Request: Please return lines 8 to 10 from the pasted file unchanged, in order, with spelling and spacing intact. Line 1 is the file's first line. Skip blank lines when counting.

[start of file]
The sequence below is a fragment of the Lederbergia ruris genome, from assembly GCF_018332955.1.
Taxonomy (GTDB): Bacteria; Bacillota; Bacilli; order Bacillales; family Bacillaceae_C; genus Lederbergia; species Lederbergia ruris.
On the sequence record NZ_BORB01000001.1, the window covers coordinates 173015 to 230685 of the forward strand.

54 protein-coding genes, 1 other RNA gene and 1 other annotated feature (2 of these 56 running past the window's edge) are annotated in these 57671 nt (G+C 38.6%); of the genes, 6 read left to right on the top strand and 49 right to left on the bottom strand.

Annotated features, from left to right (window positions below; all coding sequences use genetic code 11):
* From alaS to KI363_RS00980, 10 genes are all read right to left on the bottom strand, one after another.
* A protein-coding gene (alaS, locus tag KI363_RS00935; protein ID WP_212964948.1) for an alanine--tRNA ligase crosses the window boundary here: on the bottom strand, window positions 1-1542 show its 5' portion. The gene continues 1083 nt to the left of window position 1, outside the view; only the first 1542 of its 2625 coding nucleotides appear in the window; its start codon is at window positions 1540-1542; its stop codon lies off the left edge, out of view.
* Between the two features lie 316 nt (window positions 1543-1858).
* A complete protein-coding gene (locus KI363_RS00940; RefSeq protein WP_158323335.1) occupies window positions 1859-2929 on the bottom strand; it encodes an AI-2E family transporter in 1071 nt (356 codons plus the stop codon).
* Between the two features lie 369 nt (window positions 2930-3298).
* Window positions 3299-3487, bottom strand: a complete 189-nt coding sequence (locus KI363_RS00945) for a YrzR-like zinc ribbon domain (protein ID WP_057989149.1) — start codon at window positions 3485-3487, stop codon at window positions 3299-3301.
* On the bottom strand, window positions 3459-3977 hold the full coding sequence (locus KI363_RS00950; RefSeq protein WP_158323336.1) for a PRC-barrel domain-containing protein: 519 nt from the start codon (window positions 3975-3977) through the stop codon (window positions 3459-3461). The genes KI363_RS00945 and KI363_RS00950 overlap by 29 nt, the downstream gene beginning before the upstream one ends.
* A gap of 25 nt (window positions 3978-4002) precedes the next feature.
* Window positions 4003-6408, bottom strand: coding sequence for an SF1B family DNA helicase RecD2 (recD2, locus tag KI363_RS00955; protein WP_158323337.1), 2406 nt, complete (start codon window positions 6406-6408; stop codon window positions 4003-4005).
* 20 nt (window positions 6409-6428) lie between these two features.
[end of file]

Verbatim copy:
* Between the two features lie 316 nt (window positions 1543-1858).
* A complete protein-coding gene (locus KI363_RS00940; RefSeq protein WP_158323335.1) occupies window positions 1859-2929 on the bottom strand; it encodes an AI-2E family transporter in 1071 nt (356 codons plus the stop codon).
* Between the two features lie 369 nt (window positions 2930-3298).